“If you want a case study of exactly how Muhammad desired Islam to be implemented, look no further than the Islamic State. I mean, underline that. An honest reading of what is called the Islamic trilogy—the Quran, the Hadith and the Sira (containing extensive biographical information about Muhammad)—reveals that Muhammad wouldn’t just join the Islamic State and be a card-carrying member. He would lead it.”
What is the plan of ISIS?
If it seems like ISIS is picking a fight with the world, it is. It’s trying to lure other nations to an end-times, boots-on-the-ground battle that it believes will take place in Dabiq, Syria—land it already controls. This is different from and contrary to the biblical battle of Armaggedon.
ISIS is so fixated on the supposed apocalyptic showdown that it named its sinister but graphically slick online propaganda magazine Dabiq.
In keeping with the historical blueprint supported by the Quran and the Hadith, ISIS is a self-proclaimed caliphate, a government that has taken control of territory throughout Iraq and Syria, along with recently establishing a footprint in Nigeria and Libya. The group is also sometimes called Daesh or ISIL (Islamic State of Iraq and the Levant, the former name of the area of the East Mediterranean now occuppied by Syria, Israel, Jordan and Lebanon).
Its leader is Abu Bakr al-Baghdadi, whom ISIS considers a religious successor to Muhammad and the leader of all Muslims.
The woman who was one of the two shooters in the Dec. 2 attack in San Bernardino pledged allegiance to al-Baghdadi during the shooting via a Facebook post, according to authorities. The Nigerian terrorist group Boko Haram also has come into alliance.
Under al-Baghdadi’s direction, ISIS has unleashed unspeakable evil in the Middle East, including rooting out virtually all Christians from the Iraqi city of Mosul, in the biblical land of Nineveh.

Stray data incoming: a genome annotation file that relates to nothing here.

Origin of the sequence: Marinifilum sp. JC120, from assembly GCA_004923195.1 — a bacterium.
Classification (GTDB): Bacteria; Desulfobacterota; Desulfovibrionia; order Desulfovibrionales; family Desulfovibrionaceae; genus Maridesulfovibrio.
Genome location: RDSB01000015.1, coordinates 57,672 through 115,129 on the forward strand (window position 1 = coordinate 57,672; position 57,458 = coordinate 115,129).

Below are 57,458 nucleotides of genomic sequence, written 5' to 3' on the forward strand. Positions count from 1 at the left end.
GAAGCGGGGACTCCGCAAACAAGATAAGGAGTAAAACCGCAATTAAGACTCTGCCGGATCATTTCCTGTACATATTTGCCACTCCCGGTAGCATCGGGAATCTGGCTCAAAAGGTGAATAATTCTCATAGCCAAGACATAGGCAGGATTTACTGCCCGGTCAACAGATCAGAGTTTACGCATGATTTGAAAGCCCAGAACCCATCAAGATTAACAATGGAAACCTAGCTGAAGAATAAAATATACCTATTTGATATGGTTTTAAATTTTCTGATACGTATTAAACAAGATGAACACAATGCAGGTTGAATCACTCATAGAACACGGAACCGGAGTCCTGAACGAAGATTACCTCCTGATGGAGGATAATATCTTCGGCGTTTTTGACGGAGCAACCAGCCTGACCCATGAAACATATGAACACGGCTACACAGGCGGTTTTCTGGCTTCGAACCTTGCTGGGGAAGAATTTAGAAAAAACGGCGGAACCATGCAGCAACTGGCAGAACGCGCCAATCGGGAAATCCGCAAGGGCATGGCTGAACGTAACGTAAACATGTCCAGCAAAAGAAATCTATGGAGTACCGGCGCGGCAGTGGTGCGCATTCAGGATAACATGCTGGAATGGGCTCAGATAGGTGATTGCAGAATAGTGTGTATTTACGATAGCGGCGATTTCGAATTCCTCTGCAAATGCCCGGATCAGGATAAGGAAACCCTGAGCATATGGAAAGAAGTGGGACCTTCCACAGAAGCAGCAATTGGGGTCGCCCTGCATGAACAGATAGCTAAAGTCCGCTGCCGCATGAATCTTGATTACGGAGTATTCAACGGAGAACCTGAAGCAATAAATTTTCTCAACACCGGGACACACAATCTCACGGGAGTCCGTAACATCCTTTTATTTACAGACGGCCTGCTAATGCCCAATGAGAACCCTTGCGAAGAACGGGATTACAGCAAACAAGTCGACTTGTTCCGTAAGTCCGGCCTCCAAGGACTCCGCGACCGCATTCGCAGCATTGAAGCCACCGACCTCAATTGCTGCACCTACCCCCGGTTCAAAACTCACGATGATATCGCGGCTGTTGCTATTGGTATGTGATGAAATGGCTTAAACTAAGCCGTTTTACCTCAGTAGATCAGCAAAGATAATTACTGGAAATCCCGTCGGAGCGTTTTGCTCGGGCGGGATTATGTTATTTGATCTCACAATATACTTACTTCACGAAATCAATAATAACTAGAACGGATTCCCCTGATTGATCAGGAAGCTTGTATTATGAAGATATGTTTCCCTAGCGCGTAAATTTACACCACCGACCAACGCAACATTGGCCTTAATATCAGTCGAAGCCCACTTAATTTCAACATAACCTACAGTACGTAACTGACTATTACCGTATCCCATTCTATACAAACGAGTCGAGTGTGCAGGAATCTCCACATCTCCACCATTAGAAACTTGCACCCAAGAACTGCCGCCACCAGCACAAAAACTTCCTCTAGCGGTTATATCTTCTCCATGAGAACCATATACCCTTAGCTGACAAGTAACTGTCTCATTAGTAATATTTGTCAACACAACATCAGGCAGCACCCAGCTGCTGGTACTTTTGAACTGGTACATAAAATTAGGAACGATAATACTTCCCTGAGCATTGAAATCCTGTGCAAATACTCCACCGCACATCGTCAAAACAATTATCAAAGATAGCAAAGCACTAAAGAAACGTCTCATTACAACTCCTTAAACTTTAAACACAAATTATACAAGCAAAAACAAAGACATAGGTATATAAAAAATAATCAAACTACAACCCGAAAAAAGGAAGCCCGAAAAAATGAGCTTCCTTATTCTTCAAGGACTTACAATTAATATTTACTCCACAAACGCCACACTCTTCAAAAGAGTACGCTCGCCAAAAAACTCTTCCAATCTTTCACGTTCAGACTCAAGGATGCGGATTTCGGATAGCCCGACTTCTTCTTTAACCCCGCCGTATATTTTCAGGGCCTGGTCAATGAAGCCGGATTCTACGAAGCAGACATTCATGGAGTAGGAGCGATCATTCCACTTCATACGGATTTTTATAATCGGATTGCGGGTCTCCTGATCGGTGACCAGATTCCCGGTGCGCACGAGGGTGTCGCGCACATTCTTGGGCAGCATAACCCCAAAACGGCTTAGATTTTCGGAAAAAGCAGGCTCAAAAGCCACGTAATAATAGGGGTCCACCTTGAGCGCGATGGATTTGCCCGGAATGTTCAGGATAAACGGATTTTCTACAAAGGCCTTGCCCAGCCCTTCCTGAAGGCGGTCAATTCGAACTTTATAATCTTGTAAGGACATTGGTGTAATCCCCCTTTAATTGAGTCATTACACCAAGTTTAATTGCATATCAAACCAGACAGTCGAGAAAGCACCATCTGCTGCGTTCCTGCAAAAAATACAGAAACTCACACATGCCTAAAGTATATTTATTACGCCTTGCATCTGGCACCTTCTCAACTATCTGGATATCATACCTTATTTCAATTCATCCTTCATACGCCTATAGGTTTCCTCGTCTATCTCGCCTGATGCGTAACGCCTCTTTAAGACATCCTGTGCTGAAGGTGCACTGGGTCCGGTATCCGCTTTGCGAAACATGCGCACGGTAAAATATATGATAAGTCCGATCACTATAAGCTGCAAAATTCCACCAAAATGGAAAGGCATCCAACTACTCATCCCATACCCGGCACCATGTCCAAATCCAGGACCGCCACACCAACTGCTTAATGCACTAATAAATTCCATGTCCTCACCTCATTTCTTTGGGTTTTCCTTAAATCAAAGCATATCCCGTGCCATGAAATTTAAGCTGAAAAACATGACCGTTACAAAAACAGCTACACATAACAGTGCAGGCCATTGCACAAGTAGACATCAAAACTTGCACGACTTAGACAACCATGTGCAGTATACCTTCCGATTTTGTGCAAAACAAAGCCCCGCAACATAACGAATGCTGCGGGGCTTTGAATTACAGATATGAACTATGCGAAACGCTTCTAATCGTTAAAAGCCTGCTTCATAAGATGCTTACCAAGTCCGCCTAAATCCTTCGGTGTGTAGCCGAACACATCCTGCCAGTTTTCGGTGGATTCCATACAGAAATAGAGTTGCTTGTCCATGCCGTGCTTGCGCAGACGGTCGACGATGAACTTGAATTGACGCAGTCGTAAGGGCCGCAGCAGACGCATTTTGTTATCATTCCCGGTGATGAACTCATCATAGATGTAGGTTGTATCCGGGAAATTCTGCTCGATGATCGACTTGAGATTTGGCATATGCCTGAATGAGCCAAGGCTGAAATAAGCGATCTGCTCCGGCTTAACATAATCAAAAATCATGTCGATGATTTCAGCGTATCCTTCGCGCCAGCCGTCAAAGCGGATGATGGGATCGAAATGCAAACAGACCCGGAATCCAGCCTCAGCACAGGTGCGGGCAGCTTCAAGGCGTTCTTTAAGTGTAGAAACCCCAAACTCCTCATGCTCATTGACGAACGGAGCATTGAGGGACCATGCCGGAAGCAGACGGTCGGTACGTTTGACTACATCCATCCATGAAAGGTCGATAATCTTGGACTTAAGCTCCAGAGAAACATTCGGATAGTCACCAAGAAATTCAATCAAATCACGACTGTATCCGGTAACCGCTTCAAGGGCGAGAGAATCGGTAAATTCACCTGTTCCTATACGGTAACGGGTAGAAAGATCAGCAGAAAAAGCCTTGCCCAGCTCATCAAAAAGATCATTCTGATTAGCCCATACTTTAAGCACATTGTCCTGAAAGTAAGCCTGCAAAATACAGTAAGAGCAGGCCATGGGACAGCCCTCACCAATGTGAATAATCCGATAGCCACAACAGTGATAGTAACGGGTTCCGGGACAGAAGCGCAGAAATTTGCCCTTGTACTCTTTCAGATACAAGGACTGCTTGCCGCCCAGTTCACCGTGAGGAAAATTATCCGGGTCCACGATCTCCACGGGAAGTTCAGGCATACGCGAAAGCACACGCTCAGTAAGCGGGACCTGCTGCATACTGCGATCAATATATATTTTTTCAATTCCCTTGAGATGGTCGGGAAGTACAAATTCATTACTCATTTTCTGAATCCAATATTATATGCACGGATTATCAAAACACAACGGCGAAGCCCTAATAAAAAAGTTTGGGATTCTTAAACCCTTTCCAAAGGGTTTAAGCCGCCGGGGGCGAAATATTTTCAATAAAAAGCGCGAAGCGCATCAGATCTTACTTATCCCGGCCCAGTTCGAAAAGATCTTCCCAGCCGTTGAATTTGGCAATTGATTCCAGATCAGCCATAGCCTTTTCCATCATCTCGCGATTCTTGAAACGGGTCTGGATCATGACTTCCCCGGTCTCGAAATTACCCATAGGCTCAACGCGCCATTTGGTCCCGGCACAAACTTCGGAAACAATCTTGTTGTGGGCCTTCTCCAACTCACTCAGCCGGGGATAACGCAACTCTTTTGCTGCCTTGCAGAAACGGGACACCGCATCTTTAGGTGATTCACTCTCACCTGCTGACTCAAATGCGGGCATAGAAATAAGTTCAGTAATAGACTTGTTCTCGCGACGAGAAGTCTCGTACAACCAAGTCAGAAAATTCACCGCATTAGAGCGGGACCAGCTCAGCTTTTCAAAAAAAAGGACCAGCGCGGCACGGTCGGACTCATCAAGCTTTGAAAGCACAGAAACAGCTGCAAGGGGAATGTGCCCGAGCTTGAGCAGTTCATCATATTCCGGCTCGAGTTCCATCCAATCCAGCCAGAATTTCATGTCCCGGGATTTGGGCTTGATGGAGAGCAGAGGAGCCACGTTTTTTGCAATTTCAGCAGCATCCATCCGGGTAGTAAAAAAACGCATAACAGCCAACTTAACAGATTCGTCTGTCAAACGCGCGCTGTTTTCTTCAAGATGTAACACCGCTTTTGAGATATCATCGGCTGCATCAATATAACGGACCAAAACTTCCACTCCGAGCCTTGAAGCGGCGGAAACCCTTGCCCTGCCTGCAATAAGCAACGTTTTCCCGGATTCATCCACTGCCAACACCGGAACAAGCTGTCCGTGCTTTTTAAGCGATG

Canon Andrew White, a widely regarded Anglican pastor known as the vicar of Baghdad, recalled how ISIS shot and beheaded five Christian children from the same family in Mosul, ranging from ages 5-13, because they would not deny Jesus and convert to following Allah.
White said ISIS’ attacks on Christians have been far worse than any persecuting or terrorist group he has previously encountered. He was required by the Archbishop of Canterbury to leave the Baghdad church he pastored because ISIS had offered a multi-million dollar bounty for his capture or killing.
Another pastor in the Middle East, who asked to remain anonymous because of his own concerns about being beheaded, said ISIS’ arrival in the region in the past two years turned once-friendly neighbors against one another.
“ISIS has planted in the minds of people that everything that belongs to the Christian is lawful for the Muslim to take,” the pastor said. “It could be your wife, it could be your home, it could be your car, it could be your daughter.”
How serious is the threat of ISIS in the U.S.?
The San Bernardino attack was the first ISIS-related mass killing on U.S. soil and provided a “horrific glimpse into ISIS’ strategy for America,” said Erick Stakelbeck, a CBN News host and author of the books ISIS Exposed and The Terrorist Next Door.
Using social media to recruit followers, ISIS advocates “lone wolf” attacks, which can be extremely difficult for anti-terrorism authorities to detect ahead of time.
“ISIS seeks to turn U.S. cities into guerilla war zones, where attacks like we’ve seen recently in California and Paris occur on a sustained, regular basis, creating an atmosphere of fear and uncertainty among American citizens and possibly even sparking civil unrest,” Stakelbeck said.
FBI director James Comey has been candid about the domestic threat, saying recently that there had been nearly 1,000 active investigations into ISIS-related activity, spread through all 50 states.